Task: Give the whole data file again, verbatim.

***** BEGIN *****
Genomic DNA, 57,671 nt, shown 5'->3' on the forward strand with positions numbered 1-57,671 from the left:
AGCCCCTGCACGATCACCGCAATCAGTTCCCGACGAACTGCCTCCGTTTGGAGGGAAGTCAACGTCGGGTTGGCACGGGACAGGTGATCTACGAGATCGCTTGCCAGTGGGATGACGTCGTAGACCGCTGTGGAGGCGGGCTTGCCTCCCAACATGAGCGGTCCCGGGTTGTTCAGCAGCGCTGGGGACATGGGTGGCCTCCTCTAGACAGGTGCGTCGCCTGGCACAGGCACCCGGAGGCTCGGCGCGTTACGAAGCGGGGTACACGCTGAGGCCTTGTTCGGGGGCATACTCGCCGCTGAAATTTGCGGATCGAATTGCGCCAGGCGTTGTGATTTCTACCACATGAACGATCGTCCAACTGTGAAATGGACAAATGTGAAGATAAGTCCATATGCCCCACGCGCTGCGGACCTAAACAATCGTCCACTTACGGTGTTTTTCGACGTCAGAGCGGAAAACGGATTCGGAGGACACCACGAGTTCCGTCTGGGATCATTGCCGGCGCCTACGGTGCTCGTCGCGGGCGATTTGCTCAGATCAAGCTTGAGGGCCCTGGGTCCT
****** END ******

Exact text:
Genomic DNA, 57,671 nt, shown 5'->3' on the forward strand with positions numbered 1-57,671 from the left:
AGCCCCTGCACGATCACCGCAATCAGTTCCCGACGAACTGCCTCCGTTTGGAGGGAAGTCAACGTCGGGTTGGCACGGGACAGGTGATCTACGAGATCGCTTGCCAGTGGGATGACGTCGTAGACCGCTGTGGAGGCGGGCTTGCCTCCCAACATGAGCGGTCCCGGGTTGTTCAGCAGCGCTGGGGACATGGGTGGCCTCCTCTAGACAGGTGCGTCGCCTGGCACAGGCACCCGGAGGCTCGGCGCGTTACGAAGCGGGGTACACGCTGAGGCCTTGTTCGGGGGCATACTCGCCGCTGAAATTTGCGGATCGAATTGCGCCAGGCGTTGTGATTTCTACCACATGAACGATCGTCCAACTGTGAAATGGACAAATGTGAAGATAAGTCCATATGCCCCACGCGCTGCGGACCTAAACAATCGTCCACTTACGGTGTTTTTCGACGTCAGAGCGGAAAACGGATTCGGAGGACACCACGAGTTCCGTCTGGGATCATTGCCGGCGCCTACGGTGCTCGTCGCGGGCGATTTGCTCAGATCAAGCTTGAGGGCCCTGGGTCCT